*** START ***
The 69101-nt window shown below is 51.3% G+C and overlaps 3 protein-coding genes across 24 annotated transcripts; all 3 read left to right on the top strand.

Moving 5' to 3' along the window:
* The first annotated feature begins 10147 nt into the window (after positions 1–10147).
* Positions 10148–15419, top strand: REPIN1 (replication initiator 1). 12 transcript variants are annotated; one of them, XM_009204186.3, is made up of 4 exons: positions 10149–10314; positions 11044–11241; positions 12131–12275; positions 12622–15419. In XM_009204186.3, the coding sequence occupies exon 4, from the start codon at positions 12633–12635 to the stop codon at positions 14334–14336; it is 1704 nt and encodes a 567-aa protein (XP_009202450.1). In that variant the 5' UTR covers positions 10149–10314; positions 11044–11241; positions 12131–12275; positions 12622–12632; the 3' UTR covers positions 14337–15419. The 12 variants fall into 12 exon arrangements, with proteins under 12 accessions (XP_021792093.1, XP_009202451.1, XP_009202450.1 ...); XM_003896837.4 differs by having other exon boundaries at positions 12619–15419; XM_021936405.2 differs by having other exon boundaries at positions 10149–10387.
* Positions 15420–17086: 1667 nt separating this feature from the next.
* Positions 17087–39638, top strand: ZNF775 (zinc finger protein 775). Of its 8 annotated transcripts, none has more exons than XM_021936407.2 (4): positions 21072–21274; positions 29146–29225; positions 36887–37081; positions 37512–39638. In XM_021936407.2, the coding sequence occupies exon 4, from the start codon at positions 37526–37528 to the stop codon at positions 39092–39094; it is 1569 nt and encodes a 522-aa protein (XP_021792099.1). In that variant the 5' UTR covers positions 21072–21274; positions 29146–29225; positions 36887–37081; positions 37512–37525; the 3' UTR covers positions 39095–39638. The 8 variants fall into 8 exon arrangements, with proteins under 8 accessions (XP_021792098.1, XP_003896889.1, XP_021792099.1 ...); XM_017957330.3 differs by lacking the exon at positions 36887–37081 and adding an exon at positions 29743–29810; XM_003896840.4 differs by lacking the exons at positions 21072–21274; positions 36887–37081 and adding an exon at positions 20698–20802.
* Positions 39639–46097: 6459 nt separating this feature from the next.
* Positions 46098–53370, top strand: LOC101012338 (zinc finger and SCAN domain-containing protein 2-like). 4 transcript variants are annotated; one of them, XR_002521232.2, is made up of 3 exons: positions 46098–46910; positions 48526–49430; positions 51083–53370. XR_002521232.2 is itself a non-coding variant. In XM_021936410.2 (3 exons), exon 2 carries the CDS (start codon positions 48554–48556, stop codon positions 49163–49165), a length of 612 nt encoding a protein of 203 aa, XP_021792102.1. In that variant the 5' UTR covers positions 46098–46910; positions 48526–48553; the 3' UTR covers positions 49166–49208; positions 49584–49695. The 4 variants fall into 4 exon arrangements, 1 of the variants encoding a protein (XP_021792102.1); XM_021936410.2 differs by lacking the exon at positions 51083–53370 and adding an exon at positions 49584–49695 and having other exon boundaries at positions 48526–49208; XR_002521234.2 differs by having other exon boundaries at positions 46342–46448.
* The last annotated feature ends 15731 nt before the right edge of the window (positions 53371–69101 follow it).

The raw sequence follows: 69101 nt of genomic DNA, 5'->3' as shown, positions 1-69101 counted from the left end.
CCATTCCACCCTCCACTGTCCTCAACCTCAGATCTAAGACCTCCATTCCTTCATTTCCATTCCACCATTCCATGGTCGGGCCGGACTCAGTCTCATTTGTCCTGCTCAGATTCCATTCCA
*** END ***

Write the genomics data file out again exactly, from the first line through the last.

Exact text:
The 69101-nt window shown below is 51.3% G+C and overlaps 3 protein-coding genes across 24 annotated transcripts; all 3 read left to right on the top strand.

Moving 5' to 3' along the window:
* The first annotated feature begins 10147 nt into the window (after positions 1–10147).
* Positions 10148–15419, top strand: REPIN1 (replication initiator 1). 12 transcript variants are annotated; one of them, XM_009204186.3, is made up of 4 exons: positions 10149–10314; positions 11044–11241; positions 12131–12275; positions 12622–15419. In XM_009204186.3, the coding sequence occupies exon 4, from the start codon at positions 12633–12635 to the stop codon at positions 14334–14336; it is 1704 nt and encodes a 567-aa protein (XP_009202450.1). In that variant the 5' UTR covers positions 10149–10314; positions 11044–11241; positions 12131–12275; positions 12622–12632; the 3' UTR covers positions 14337–15419. The 12 variants fall into 12 exon arrangements, with proteins under 12 accessions (XP_021792093.1, XP_009202451.1, XP_009202450.1 ...); XM_003896837.4 differs by having other exon boundaries at positions 12619–15419; XM_021936405.2 differs by having other exon boundaries at positions 10149–10387.
* Positions 15420–17086: 1667 nt separating this feature from the next.
* Positions 17087–39638, top strand: ZNF775 (zinc finger protein 775). Of its 8 annotated transcripts, none has more exons than XM_021936407.2 (4): positions 21072–21274; positions 29146–29225; positions 36887–37081; positions 37512–39638. In XM_021936407.2, the coding sequence occupies exon 4, from the start codon at positions 37526–37528 to the stop codon at positions 39092–39094; it is 1569 nt and encodes a 522-aa protein (XP_021792099.1). In that variant the 5' UTR covers positions 21072–21274; positions 29146–29225; positions 36887–37081; positions 37512–37525; the 3' UTR covers positions 39095–39638. The 8 variants fall into 8 exon arrangements, with proteins under 8 accessions (XP_021792098.1, XP_003896889.1, XP_021792099.1 ...); XM_017957330.3 differs by lacking the exon at positions 36887–37081 and adding an exon at positions 29743–29810; XM_003896840.4 differs by lacking the exons at positions 21072–21274; positions 36887–37081 and adding an exon at positions 20698–20802.
* Positions 39639–46097: 6459 nt separating this feature from the next.
* Positions 46098–53370, top strand: LOC101012338 (zinc finger and SCAN domain-containing protein 2-like). 4 transcript variants are annotated; one of them, XR_002521232.2, is made up of 3 exons: positions 46098–46910; positions 48526–49430; positions 51083–53370. XR_002521232.2 is itself a non-coding variant. In XM_021936410.2 (3 exons), exon 2 carries the CDS (start codon positions 48554–48556, stop codon positions 49163–49165), a length of 612 nt encoding a protein of 203 aa, XP_021792102.1. In that variant the 5' UTR covers positions 46098–46910; positions 48526–48553; the 3' UTR covers positions 49166–49208; positions 49584–49695. The 4 variants fall into 4 exon arrangements, 1 of the variants encoding a protein (XP_021792102.1); XM_021936410.2 differs by lacking the exon at positions 51083–53370 and adding an exon at positions 49584–49695 and having other exon boundaries at positions 48526–49208; XR_002521234.2 differs by having other exon boundaries at positions 46342–46448.
* The last annotated feature ends 15731 nt before the right edge of the window (positions 53371–69101 follow it).

The raw sequence follows: 69101 nt of genomic DNA, 5'->3' as shown, positions 1-69101 counted from the left end.
CCATTCCACCCTCCACTGTCCTCAACCTCAGATCTAAGACCTCCATTCCTTCATTTCCATTCCACCATTCCATGGTCGGGCCGGACTCAGTCTCATTTGTCCTGCTCAGATTCCATTCCA